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Accepted Paper:

Destituted despotism: the reconfiguration of the Chinese hydraulic edifice in the age of sustainability  
Andrea Enrico Pia (London School of Economics)

Paper short abstract:

Karl Wittfogel's concept of hydraulic empire was based on the study of imperial China. One of the way in which contemporary China departs from its own past is in how modern projects of water control are redesigning local concepts of citizenships, participation and of the state in a age of shortage.

Paper long abstract:

This paper aims at bringing Karl Wittfogel's water-society nexus in dialogue with more recent interdisciplinary attempts at theorizing the mediating and constitutive effects that flows of water and their accompanying infrastructures have on social relationships and the shape of human collectives. Specifically, it draws on ideas of water as an "uncooperative commodity" (Bakker 2003) and as a "common" (Ostrom 1990) to explore what forms of hydro-society are engendered by contemporary Chinese water management practices. Based on long-term ethnography in various water agencies of a drought-prone area of rural Yunnan, this paper addresses the question of how contemporary Chinese notions of citizenship, entitlement and governance get shaped through China's often contradictory re-articulation of regressive projects of drinking water supply in the age of sustainability with water's own fluctuating patterns of flow and availability.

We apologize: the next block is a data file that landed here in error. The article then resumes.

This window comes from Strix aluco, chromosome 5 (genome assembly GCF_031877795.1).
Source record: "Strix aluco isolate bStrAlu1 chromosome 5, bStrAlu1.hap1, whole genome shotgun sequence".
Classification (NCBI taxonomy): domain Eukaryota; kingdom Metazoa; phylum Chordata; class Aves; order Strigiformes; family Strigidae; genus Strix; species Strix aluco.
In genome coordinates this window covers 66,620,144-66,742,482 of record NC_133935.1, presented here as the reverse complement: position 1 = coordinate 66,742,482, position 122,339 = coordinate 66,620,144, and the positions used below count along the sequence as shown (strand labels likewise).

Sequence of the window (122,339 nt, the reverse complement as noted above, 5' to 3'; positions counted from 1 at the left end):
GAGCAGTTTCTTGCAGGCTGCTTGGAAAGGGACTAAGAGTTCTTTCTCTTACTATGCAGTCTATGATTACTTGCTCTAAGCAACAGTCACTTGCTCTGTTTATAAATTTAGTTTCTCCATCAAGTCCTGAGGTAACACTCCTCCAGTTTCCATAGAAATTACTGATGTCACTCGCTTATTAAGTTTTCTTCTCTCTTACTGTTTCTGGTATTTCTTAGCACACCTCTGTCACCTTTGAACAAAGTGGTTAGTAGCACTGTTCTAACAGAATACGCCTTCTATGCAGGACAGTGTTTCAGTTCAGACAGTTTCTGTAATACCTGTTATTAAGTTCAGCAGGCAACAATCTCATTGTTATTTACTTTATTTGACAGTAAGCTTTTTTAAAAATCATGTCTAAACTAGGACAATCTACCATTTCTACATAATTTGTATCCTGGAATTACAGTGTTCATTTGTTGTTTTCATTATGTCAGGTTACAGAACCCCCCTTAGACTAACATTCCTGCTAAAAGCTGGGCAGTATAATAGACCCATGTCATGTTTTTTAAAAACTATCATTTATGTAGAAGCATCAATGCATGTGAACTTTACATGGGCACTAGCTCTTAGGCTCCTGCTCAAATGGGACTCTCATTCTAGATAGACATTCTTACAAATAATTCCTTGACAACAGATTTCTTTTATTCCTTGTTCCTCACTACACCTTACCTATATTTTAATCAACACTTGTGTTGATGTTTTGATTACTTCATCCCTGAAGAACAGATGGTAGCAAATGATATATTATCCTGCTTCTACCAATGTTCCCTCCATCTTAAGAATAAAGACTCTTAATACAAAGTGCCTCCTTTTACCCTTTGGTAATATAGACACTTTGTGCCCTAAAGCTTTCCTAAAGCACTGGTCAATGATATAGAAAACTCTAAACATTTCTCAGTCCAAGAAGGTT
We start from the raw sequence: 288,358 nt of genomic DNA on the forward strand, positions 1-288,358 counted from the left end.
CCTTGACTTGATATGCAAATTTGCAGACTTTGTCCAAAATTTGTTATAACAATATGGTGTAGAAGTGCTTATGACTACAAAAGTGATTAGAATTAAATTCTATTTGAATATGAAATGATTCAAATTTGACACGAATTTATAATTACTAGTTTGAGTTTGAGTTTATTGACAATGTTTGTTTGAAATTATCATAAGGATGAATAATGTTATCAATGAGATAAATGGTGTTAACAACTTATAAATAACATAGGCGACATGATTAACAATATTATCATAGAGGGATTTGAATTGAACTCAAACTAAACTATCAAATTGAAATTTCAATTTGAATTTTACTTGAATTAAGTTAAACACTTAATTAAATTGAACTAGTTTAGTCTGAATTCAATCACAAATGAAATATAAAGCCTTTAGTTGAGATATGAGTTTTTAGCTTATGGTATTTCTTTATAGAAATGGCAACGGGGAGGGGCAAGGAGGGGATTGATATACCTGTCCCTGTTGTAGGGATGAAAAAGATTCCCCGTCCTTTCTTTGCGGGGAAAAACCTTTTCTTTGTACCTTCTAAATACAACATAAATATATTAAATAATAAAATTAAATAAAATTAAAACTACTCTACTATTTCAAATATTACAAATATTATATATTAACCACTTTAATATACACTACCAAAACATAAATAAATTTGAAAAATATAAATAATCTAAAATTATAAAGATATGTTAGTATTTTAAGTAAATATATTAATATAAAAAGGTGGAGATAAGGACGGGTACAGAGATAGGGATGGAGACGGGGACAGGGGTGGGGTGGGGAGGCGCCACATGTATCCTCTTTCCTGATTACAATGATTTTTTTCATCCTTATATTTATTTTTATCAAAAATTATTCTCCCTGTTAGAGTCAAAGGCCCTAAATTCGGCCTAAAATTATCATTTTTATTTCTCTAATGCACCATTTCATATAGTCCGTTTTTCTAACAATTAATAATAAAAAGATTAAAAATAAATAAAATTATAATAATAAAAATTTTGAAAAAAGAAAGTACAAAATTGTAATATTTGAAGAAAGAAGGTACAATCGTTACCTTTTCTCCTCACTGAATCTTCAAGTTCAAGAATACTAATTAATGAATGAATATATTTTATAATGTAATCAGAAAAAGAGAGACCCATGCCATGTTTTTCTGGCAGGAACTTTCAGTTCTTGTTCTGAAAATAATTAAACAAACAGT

In Yunnan, where this research was conducted, efforts to distribute water equitably are currently being undermined by increasing socio-economic pressures and the demands for more efficient, environmentally sustainable water use. Looking at the everyday bureaucratic practices of water management, including processes of institutional divestment from rural infrastructures and investments into new regimes of institutional accountability and techno-legal devices of water governance, this papers show how Wittfogel's conceit of water as a vector of power still holds true for present day China. Differently from his view however, the Chinese recognition of impending water crisis is making such top-heavy projects of water control appearing much more tenuous and disputable to local users.

Panel P047
Water and social relations: Wittfogel's legacy and hydrosocial futures
  Session 1